Surviving Pirate Kidnap
Surviving Pirate Kidnap is an intensive training program that gives seafarers operating around the East and West African coast the practical skills they need to survive being taken hostage by pirates.
How to survive a pirate kidnap: be prepared
The scourge of piracy has seen a resurgence that puts the lives of innocent sailors at risk. The seafaring community has to be prepared.
Piracy costs more than just a ransom. The human consequences are far reaching and not easily measured. Lives can be lost, minds made fragile, careers ruined.
Forward planning is the key. Every vessel should have all the necessary anti-piracy measures written, rehearsed and memorised of course.
But what if things do go wrong? Key elements for physical and psychological survival include knowing:
How the kidnappers are likely to behave.
How hostages are likely to feel and react.
How to handle stress.
How hostages should behave to minimise pirates’ aggression.
Nigerian and Somalian culture and religion.
What support should be in place for hostages when they get home?
Mr Jurica Ruic is a former seafarer who was captured by pirates and held hostage in 2007. He has teamed up with expert psychologist Dr Mike Drayton to create an intense training programme that gives seafarers the practical skills they need to survive being taken hostage by pirates.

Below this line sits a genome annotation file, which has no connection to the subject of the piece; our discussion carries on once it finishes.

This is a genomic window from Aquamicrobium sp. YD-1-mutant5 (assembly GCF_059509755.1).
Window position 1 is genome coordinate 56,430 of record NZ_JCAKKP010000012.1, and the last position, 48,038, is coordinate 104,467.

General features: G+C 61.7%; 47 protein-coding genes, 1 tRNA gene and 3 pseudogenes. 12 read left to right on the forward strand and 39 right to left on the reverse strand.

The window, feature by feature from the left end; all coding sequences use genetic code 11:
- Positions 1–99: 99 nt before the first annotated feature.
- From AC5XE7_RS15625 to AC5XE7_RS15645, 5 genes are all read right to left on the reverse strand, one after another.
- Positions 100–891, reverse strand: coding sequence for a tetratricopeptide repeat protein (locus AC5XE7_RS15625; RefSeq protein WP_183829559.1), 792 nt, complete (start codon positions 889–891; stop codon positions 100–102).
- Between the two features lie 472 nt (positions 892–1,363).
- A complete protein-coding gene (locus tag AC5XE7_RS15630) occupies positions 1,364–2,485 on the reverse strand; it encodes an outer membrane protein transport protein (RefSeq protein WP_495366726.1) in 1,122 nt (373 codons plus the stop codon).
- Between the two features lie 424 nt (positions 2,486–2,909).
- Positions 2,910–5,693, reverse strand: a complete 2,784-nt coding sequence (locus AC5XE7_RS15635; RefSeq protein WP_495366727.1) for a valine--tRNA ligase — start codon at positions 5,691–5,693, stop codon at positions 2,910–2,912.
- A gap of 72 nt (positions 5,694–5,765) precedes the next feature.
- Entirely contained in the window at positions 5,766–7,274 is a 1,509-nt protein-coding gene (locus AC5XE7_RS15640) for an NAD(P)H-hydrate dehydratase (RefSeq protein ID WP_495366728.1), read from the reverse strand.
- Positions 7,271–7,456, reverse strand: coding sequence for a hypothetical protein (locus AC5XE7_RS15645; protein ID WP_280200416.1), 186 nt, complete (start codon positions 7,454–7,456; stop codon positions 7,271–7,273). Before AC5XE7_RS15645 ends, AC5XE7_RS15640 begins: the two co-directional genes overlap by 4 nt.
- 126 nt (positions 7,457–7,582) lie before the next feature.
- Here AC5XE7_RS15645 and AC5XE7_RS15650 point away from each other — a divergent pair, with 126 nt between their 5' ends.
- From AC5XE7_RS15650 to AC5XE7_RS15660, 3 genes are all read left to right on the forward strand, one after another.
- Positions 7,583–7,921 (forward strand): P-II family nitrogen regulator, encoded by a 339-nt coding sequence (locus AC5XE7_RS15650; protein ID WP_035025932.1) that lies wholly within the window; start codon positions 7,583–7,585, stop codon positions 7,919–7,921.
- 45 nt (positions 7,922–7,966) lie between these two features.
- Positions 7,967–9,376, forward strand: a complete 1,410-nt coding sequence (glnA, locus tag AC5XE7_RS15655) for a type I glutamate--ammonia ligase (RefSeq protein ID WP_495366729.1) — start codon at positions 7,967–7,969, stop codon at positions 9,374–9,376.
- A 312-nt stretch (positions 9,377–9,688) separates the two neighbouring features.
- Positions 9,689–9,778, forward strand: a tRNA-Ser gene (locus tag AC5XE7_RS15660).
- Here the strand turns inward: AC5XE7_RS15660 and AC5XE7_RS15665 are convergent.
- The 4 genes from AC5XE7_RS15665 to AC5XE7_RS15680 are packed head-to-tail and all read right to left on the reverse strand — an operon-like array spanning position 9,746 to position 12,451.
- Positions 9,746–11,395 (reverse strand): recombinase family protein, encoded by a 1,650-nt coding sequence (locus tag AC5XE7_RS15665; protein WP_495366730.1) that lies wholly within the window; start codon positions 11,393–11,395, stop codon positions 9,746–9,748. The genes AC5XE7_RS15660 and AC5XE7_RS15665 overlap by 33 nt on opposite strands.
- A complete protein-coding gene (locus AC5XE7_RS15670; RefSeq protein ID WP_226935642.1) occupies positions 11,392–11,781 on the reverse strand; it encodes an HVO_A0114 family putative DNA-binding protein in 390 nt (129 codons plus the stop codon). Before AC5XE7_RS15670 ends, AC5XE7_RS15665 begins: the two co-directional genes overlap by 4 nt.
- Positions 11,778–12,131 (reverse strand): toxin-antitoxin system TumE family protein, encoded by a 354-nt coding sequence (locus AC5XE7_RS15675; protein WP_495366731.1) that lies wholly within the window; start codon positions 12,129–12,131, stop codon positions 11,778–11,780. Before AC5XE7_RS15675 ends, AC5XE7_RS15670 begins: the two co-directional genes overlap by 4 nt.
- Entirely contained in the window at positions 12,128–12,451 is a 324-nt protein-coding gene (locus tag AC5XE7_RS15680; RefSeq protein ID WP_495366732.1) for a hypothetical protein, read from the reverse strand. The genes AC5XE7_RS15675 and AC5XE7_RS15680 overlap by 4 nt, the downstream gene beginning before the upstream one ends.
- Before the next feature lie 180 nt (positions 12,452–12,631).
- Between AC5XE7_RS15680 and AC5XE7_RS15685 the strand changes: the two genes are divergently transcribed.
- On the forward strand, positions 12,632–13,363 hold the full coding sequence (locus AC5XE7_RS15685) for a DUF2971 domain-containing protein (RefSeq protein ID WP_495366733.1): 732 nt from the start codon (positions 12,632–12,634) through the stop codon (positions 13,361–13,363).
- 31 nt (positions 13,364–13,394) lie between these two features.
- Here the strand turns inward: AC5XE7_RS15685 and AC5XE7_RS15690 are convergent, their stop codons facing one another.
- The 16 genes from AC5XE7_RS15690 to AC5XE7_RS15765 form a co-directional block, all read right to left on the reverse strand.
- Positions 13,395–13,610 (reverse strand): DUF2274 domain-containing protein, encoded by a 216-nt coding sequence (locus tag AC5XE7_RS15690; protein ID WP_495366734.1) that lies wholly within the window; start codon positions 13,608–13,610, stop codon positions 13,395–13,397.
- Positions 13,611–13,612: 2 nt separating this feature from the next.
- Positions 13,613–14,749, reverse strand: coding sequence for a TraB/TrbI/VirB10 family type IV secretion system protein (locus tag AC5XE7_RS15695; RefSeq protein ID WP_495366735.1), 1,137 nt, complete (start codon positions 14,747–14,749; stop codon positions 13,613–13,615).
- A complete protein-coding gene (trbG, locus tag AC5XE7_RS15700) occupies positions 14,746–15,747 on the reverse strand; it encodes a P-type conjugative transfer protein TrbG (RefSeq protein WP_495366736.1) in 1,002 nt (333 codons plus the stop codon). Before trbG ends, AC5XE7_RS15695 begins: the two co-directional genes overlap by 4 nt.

If you would like to find out more about how you can be prepared for piracy, please call Dr Mike Drayton on +44 (0)121 4590636 or visit www.opushostagesolutions.com
About Dr Mike Drayton:
Dr Drayton is a business consultant as well as a consultant psychologist. Mike has consulted for organisations as diverse as law firms, fire and rescue services and luxury cruise lines. Mike is also an accredited Expert Witness. Before Mike founded Opus Performance in 2003, he worked as a senior clinician and manager in the NHS. He is an Honorary Lecturer at the University of Birmingham.
For further information please contact:
Dr Mike Drayton
PO Box 15159
Birmingham B30 9DR
Tel/fax: +44 (0) 121 459 0636
Secure (encrypted) email: firstname.lastname@example.org